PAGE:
The one bad part is that Ada is case-insensitive. If Content_Free(Data) is the same as if content_free(data) is the same as iF ConTenT_fReE(DATa). Case-obliviousness in itself is not a bad thing, although it throws away information that could otherwise be used. But the problem is the conventions that have grown up around Ada capitalization.

 while I < J and then Values(I) <= Values(L) loop
    pragma Loop_Invariant (L <= I and I <= J and J <= U);
    pragma Loop_Invariant (for all K in L .. I => Values(K) <= Values(L));
    I := I + 1;
 end loop;
 pragma assert (for all K in L .. I - 1 => Values(K) <= Values(L));

 while I < J and then Values(L) < Values(J) loop
    pragma Loop_Invariant (L <= I and I <= J and J <= U);
    pragma Loop_Invariant (for all K in J .. U => Values(L) < Values(K));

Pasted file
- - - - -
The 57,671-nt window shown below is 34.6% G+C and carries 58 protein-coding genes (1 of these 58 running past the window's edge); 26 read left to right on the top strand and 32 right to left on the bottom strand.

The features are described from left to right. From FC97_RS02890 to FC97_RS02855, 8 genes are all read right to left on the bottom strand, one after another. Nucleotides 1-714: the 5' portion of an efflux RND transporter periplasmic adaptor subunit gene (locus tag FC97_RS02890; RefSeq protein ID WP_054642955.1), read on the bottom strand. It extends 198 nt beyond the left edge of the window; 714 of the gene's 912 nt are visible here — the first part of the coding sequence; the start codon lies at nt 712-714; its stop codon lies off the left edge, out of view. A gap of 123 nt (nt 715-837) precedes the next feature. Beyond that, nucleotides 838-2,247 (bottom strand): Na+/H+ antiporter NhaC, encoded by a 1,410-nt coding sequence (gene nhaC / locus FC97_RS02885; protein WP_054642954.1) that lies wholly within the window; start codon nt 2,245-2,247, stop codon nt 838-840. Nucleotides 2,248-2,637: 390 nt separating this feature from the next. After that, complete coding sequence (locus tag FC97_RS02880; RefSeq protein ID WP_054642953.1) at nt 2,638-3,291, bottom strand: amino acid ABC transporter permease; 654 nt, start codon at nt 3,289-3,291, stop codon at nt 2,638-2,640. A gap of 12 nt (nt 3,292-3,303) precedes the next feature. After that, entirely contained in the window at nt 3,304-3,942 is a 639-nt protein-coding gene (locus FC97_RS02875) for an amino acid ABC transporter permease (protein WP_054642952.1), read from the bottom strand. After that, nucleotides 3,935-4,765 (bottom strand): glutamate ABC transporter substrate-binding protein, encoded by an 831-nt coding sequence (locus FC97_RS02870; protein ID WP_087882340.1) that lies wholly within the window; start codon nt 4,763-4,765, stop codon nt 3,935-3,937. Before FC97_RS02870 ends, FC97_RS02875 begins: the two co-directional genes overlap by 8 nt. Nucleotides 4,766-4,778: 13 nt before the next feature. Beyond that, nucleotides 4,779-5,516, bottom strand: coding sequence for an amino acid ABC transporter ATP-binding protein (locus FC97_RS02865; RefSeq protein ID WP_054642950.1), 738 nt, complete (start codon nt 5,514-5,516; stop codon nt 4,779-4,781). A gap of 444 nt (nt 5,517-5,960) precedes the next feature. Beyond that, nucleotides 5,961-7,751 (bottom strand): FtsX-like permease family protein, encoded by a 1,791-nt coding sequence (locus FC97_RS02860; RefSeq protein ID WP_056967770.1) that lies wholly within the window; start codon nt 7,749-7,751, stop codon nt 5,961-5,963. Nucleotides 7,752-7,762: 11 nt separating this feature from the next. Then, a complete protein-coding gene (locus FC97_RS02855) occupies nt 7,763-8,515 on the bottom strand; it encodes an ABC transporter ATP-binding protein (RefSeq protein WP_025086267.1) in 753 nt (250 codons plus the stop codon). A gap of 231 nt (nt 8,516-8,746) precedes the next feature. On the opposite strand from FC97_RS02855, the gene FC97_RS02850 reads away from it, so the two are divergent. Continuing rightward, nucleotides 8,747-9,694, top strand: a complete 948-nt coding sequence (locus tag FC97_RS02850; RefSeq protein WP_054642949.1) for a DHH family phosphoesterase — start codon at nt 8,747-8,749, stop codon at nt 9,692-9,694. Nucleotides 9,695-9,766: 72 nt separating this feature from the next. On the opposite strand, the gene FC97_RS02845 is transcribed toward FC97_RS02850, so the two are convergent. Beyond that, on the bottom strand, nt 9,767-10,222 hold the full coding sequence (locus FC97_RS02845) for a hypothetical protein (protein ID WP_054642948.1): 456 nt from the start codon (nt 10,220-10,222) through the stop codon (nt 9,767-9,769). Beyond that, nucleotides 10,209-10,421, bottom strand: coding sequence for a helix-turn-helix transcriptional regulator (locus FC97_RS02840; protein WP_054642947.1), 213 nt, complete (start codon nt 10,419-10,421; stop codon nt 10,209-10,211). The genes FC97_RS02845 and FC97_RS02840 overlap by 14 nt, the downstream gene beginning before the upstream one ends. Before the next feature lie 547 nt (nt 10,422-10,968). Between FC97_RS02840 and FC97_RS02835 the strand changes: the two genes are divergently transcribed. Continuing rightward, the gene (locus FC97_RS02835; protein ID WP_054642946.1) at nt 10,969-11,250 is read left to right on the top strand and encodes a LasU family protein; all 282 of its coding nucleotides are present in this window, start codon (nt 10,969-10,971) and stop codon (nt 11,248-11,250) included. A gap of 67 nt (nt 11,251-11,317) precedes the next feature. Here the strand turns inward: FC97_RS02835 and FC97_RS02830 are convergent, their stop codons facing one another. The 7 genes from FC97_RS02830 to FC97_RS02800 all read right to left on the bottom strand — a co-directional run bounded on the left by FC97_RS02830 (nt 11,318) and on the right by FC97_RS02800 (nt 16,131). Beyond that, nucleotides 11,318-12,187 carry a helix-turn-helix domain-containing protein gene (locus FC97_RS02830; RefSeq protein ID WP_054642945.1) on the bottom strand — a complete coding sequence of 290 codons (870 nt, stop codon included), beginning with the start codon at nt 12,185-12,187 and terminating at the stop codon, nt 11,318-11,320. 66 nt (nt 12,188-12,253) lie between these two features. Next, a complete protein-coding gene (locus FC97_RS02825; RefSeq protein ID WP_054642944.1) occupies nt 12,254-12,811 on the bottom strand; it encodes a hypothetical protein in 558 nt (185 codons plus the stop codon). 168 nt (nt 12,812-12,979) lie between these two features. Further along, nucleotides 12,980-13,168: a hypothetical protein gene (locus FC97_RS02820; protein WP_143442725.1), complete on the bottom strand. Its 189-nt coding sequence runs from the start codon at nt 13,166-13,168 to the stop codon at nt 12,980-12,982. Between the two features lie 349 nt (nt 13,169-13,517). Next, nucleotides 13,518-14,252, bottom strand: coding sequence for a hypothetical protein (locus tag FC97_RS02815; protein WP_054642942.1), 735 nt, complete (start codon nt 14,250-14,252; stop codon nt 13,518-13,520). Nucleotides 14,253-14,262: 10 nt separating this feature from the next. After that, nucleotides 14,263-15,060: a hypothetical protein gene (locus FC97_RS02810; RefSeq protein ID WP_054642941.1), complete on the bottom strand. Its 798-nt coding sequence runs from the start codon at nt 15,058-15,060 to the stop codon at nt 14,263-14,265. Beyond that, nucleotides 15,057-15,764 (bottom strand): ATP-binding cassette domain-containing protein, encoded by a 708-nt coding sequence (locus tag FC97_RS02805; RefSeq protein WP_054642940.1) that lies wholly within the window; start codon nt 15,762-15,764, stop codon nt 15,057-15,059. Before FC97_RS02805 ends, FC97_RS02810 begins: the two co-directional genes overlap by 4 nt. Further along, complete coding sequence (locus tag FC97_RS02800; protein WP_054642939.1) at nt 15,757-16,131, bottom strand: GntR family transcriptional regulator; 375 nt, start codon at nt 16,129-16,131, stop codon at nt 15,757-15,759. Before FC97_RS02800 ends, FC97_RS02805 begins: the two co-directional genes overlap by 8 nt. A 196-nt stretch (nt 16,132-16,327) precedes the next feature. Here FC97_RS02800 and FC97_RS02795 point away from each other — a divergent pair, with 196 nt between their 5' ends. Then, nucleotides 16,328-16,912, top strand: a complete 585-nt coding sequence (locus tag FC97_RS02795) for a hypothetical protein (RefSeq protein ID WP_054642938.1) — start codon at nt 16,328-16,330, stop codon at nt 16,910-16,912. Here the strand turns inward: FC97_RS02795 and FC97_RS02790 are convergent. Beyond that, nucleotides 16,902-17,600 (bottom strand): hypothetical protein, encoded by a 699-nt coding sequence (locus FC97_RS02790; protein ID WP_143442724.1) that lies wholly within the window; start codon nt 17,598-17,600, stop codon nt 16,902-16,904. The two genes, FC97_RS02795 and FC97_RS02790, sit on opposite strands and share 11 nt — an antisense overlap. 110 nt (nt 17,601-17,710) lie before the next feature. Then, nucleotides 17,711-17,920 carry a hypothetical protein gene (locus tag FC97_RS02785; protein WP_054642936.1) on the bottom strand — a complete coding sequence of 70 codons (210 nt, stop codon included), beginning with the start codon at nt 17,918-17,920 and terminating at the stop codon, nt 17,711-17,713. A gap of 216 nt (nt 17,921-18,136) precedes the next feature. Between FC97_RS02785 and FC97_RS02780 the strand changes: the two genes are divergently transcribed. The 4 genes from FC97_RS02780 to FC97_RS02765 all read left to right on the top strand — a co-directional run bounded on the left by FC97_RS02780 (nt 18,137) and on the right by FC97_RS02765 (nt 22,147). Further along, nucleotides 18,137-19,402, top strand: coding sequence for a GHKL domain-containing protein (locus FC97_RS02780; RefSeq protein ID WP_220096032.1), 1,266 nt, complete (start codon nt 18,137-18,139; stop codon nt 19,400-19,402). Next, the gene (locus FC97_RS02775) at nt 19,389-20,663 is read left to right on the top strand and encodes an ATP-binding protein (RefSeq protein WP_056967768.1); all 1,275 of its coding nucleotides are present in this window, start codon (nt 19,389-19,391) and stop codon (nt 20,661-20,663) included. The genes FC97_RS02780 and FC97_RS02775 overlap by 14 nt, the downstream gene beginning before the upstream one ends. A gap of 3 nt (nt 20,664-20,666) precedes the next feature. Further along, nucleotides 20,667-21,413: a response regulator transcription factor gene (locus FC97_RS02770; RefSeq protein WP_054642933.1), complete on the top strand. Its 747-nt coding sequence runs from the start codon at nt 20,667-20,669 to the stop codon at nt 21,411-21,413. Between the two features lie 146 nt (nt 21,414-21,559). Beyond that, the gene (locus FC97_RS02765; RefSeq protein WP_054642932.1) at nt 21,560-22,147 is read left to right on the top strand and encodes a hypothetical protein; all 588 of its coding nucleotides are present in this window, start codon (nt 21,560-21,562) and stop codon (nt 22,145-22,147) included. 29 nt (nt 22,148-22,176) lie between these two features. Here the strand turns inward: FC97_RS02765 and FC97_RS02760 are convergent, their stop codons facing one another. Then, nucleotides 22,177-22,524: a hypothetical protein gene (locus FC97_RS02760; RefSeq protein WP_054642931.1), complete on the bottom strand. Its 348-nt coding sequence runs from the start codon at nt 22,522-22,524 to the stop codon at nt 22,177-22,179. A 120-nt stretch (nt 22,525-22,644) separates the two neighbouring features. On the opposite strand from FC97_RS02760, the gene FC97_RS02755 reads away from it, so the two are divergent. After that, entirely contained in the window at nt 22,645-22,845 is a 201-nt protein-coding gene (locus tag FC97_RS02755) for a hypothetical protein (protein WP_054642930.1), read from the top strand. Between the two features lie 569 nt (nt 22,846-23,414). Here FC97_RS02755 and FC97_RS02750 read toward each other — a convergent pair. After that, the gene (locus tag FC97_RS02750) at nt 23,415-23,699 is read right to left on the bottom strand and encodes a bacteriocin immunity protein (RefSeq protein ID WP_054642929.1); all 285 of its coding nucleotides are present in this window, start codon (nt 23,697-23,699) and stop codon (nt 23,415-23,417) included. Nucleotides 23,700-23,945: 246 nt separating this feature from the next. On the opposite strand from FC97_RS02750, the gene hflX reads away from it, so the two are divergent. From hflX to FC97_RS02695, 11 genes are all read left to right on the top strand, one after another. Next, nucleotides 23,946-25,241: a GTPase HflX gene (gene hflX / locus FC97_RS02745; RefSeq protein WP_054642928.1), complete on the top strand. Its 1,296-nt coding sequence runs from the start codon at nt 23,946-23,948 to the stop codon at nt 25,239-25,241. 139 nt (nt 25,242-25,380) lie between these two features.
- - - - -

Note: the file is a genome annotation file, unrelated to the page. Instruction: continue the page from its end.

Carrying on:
J := J - 1;
 end loop;
 pragma assert (for all K in J + 1 .. U => Values(L) < Values(K));

 if I < J then
    pragma assert (Values(I) > Values(L) and Values(L) >= Values(J));
    Swap(Values, I, J, Original, Witness);
    pragma assert (Values(I) <= Values(L) and then Values(L) < Values(J));
 end if;

Apparently, keywords like while, and, and then are in lowercase. All of the user-defined identifiers are (a) capitalized, (b) in camel-case, and (c) with underscores. I feel like I’m typing in German and the language is all, “Sprichst du Deutsch?” and then it’s all “Animals vill be bred und Schlaughtered!” and then every time I hit enter, I’m all, “Yeee-haw!” and riding a bomb out of a bomber’s bay and there’s blinding flashes of light and I start worrying about all of our precious bodily fluids. (Grain alcohol and distilled water!)

It’s just too stressful, you see.

(This is all about syntax, I told you. I didn’t even mention that it’s apparently impossible to find documentation for the Ada standard library online. In fact, the only documentation I’ve found is the Texinfo version of the Ada Reference Manual, ISO/IEC 8652:2012(E). And looking for the standard library doccies in there…ew. But I’m not complaining about that here.)

Nim